Fleet acquisition and management: Singapore Airlines came a very long way from its origins as acompany that had a fleet of just 10 aircraft serving a network of 22 cities. By late 1999 it operated a fleetof 96 aircraft, almost all of them capable of long-haul, large-capacity flights. It had 37 aircraft on firmorder mostly with Boeing and another 36 on options to acquire should the need arise. It had planned itsfleet acquisitions judiciously such that its fleet was only five years old on average.4 It was the world’slargest operator of the Boeing 747-400 Megatops, a roomy aircraft capable of long distance flights.Among the largest air carriers in the world, Delta Airlines came closest to SIA in terms of fleet age withan average of roughly eight years. Most of the other carriers had large segments of their fleets in the 14+years range.5 Continuously maintaining youth in its flight operations was no small achievement. It was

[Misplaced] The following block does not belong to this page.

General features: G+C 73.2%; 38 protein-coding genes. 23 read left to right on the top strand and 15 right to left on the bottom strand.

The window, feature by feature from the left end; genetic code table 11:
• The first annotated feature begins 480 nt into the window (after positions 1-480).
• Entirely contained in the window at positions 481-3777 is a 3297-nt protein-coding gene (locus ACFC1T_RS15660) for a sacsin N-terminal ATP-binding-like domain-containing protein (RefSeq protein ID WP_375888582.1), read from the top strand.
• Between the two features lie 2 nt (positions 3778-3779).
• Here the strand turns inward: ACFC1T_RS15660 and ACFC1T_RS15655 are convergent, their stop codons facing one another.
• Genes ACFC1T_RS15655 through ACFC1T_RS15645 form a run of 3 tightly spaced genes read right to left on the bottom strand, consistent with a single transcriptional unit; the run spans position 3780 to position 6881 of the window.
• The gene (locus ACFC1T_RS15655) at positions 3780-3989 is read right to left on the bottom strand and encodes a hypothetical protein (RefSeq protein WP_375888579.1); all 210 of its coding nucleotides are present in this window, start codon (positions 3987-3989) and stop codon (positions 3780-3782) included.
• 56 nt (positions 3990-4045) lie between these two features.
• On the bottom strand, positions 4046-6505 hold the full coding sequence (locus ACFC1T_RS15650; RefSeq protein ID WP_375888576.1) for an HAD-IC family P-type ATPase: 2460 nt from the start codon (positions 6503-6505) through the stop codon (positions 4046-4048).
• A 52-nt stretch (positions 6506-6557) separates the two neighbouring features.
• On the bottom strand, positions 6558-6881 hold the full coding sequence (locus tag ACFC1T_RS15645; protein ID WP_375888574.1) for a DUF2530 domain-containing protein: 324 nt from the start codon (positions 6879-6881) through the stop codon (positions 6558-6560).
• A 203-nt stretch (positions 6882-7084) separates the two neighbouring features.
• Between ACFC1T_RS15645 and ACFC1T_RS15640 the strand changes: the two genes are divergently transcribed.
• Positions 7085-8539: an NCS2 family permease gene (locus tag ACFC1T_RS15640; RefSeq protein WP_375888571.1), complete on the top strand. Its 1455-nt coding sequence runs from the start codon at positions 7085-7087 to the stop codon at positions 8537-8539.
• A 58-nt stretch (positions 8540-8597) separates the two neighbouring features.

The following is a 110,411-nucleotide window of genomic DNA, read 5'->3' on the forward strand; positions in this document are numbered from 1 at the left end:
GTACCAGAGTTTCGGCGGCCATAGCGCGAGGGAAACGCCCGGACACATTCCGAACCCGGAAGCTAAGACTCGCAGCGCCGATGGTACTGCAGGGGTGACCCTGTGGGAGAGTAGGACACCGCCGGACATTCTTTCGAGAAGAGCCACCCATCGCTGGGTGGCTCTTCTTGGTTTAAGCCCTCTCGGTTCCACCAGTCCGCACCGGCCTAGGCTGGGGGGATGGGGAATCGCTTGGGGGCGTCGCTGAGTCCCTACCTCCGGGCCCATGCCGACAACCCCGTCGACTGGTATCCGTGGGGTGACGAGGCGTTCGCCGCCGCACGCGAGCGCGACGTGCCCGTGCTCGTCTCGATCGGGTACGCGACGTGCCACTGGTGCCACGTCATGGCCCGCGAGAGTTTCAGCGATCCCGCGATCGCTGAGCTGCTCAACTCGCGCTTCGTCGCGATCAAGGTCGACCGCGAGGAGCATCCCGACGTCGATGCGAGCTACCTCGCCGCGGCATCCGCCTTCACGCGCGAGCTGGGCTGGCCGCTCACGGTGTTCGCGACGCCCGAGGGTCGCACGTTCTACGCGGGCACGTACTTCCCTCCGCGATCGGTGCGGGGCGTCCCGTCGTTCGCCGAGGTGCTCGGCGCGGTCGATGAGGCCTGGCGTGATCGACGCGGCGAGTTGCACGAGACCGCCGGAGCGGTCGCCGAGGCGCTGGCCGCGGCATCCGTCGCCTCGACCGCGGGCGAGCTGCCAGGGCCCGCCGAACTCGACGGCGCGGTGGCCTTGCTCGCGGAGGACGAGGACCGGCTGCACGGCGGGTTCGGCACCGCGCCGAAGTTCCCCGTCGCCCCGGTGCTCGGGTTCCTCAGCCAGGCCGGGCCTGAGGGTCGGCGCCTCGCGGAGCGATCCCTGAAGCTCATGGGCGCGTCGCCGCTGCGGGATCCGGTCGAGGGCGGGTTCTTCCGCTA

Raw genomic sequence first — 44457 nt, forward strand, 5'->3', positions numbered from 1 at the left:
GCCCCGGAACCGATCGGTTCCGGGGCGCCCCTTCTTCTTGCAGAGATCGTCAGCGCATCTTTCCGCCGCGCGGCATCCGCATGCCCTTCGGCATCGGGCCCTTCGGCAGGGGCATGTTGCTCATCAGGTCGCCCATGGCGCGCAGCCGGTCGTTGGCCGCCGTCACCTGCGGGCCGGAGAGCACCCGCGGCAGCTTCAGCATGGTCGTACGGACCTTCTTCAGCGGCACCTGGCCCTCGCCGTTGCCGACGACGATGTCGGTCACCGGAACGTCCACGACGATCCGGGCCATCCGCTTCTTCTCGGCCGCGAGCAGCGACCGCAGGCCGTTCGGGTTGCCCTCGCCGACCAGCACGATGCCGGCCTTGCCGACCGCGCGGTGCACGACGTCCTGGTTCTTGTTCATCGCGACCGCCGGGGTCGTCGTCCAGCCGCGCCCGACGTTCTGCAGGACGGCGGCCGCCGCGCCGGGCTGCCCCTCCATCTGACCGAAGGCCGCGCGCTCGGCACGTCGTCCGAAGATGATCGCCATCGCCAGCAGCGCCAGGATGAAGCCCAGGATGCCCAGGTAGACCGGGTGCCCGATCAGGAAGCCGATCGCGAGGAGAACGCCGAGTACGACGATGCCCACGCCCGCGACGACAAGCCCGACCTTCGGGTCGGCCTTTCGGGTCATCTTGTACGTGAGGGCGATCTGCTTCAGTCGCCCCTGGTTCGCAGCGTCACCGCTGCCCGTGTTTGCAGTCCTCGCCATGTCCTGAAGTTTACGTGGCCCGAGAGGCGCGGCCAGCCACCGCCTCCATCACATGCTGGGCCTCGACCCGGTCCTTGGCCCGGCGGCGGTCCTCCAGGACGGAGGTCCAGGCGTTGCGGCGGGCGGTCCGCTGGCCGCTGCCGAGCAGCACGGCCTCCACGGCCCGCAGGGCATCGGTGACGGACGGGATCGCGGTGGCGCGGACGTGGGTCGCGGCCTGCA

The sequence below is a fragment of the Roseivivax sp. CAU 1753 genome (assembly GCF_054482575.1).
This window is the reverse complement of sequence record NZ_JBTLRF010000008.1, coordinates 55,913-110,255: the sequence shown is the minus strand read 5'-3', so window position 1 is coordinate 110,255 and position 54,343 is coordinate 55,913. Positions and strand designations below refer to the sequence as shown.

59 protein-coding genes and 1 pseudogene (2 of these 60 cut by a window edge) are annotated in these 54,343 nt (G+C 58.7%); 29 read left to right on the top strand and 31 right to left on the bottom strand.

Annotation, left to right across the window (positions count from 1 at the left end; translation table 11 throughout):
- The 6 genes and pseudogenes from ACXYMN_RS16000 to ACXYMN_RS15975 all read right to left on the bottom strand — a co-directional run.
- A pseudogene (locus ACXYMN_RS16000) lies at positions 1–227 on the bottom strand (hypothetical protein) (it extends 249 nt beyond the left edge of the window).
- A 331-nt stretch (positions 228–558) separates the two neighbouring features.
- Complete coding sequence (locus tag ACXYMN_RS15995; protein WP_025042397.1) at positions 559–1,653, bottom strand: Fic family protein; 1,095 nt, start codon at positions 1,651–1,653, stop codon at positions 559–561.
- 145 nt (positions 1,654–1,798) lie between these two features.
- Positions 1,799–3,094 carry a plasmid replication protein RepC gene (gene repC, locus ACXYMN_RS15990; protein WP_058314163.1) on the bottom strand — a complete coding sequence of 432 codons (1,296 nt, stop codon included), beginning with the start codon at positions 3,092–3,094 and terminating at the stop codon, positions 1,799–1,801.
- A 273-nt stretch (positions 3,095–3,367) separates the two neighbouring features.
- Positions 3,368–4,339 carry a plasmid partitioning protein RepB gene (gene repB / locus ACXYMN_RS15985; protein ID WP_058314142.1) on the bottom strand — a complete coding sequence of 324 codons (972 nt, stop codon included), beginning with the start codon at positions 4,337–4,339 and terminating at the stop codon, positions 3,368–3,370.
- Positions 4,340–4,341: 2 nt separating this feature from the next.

3 BBC program.4 Fleet data and age obtained from www.singaporeair.com.5 Airline Analyzer, Warburg, Dillon, Read, August 1999.
a facet of competition that SIA took very seriously. It maintained an office in Seattle, Washington, justto liaise with Boeing designers and oversee the development of new additions to the SIA fleet. Neweraircraft were typically more fuel efficient and less maintenance intensive than older generations. SIAused a mix of leasing and outright purchase, primarily during economic lulls, to feed its appetite for newfleets, thus extracting maximum value for its investment.